Doctors in Russia to prescribe avifavir for Covid-19 treatment
The antiviral drug Avifavir, known generically as favipiravir, was first developed in the late 1990s by a Japanese company later bought by Fujifilm as it moved into healthcare.
Russian hospitals can begin giving the antiviral drug, which is registered under the name Avifavir, to patients from June 11, RDIF head Kirill Dmitriev said Russian scientists had modified and enhanced Avifavir andMoscow would be ready to share the details of those modifications within two weeks.
Avifavir appeared on a Russian government list of approved drugs on Saturday.
Dmitriev said clinical trials of the drug had been conducted involving 330 people, and had shown that it successfully treated the virus in most cases within four days.
The trials were due to be concluded in around a week, he said, but the health ministry had given its approval for the drug's use under a special accelerated process and manufacturing had begun in March.
Clinical trials to test efficacy drugs usually take many months, even when expedited, and involve large numbers of patients randomly assigned who receive either the drug being trialled or a control or placebo.
Success in small small-scale, early-stage trials is no guarantee of success in later, more comprehensive trials.
A study published this month, for example, tied the anti-malarial drug hydroxychloroquine, which U.S. President Donald Trump says he has been taking and has urged others to use, to an increased risk of death in hospitalised COVID-19 patients.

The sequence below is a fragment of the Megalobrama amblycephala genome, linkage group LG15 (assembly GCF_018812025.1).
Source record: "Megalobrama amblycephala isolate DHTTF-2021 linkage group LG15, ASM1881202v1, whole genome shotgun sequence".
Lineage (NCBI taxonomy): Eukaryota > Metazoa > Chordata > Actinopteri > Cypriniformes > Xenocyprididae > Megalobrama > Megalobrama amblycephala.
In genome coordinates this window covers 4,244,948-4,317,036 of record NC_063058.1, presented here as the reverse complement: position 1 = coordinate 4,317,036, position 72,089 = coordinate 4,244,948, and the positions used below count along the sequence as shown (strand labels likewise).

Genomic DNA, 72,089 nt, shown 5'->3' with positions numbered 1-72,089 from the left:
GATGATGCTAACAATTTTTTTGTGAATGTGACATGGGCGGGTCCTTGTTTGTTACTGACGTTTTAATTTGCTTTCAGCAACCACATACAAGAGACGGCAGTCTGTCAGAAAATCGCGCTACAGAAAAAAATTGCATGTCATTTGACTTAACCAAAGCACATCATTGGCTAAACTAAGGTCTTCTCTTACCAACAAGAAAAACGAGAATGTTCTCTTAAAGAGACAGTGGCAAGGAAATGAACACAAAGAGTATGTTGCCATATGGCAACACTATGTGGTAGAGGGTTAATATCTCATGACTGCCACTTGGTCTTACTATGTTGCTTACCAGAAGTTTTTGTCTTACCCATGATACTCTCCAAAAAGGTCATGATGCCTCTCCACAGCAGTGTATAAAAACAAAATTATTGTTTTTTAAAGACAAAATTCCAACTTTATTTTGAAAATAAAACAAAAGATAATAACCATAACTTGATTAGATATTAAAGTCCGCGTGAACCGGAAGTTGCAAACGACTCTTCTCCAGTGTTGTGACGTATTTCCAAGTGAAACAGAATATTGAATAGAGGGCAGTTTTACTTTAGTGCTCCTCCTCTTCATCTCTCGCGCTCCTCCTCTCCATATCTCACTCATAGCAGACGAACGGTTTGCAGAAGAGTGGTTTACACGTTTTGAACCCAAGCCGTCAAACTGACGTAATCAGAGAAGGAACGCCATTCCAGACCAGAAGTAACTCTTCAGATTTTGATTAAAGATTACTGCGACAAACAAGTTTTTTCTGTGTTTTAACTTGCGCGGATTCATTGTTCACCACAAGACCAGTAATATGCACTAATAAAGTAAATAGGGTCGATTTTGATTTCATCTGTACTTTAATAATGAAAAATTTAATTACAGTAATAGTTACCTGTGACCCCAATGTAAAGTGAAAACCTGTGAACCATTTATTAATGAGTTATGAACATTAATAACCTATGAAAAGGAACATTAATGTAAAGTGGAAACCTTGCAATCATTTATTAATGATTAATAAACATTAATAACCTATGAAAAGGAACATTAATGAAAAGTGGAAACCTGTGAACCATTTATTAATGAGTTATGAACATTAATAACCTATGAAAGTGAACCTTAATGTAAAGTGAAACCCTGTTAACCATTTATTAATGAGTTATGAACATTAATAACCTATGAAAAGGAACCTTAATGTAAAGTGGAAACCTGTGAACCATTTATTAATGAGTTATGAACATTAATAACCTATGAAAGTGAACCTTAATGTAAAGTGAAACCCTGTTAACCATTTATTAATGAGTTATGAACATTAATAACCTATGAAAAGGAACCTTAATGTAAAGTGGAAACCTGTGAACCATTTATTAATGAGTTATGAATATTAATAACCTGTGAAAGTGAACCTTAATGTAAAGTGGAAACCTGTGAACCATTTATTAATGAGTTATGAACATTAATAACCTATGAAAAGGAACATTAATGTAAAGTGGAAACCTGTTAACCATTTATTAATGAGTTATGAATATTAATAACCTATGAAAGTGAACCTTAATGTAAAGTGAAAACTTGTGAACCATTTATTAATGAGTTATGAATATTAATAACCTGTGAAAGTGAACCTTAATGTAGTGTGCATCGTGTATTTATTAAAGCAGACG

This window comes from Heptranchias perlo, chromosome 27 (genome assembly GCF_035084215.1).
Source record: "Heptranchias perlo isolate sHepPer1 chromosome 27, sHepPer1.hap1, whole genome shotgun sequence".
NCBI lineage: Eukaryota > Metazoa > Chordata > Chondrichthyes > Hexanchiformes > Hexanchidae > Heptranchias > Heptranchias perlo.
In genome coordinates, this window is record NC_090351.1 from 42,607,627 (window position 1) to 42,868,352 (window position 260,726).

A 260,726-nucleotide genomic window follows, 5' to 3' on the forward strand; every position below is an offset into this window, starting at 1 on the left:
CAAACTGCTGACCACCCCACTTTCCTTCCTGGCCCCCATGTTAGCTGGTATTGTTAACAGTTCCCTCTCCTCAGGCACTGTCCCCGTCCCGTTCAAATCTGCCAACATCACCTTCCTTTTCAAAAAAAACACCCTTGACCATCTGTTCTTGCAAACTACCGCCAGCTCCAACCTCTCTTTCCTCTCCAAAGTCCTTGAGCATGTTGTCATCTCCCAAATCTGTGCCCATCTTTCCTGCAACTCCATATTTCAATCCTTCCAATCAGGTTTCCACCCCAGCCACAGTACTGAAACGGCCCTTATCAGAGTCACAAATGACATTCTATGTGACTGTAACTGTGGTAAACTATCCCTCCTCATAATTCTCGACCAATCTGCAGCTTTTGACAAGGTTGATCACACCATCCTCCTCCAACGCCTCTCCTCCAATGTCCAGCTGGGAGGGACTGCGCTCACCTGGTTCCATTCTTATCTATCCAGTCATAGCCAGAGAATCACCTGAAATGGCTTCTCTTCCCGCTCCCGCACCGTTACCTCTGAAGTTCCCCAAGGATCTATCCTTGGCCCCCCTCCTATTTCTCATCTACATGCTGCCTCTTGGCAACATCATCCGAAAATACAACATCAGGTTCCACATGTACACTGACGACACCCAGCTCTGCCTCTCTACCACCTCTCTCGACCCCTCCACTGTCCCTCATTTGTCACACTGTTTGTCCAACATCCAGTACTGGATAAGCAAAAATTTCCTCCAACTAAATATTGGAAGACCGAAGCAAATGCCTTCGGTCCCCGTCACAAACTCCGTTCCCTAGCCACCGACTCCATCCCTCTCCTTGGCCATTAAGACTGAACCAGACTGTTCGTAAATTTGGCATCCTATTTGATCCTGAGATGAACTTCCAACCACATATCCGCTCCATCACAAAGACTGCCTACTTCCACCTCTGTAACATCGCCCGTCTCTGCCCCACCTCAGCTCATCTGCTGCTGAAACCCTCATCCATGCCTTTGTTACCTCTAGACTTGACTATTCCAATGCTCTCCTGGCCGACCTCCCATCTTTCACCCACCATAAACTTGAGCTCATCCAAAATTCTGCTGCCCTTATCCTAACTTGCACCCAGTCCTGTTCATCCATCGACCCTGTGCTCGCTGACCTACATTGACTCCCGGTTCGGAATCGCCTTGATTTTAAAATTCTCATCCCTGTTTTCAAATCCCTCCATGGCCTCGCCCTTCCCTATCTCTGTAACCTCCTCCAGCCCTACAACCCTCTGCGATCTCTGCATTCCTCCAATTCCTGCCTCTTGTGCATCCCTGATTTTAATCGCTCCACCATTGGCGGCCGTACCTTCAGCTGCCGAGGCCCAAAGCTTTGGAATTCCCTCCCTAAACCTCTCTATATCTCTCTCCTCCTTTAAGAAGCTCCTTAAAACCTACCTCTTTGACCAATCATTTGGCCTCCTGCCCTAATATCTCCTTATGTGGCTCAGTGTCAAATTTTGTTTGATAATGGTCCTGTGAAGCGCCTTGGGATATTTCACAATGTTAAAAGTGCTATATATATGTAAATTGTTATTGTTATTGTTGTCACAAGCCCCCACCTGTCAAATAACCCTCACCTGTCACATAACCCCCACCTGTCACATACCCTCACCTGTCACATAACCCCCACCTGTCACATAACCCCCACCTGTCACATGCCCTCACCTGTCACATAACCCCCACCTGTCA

Dmitriev said Russia was able to cut testing timescales because the Japanese generic drug which Avifavir is based on was first registered in 2014 and had undergone significant testing before Russian specialists modified it.
"We believe this is a game changer. It will reduce strain on the healthcare system, we'll have fewer people getting into a critical condition," said Dmitriev. "We believe that the drug is key to resuming full economic activity in Russia."
With 414,878 cases, Russia has the third highest number of infections in the world after Brazil and the United States, but has a relatively low official death toll of 4,855 - something that has been the focus of debate.
RDIF, which has a 50% share in the drug's manufacturer ChemRar, funded the trials and other work with its partners, to the tune of around 300 million roubles ($4.3 million), said Dmitriev, who explained that the costs to Russia were much lower because of previous development work conducted in Japan.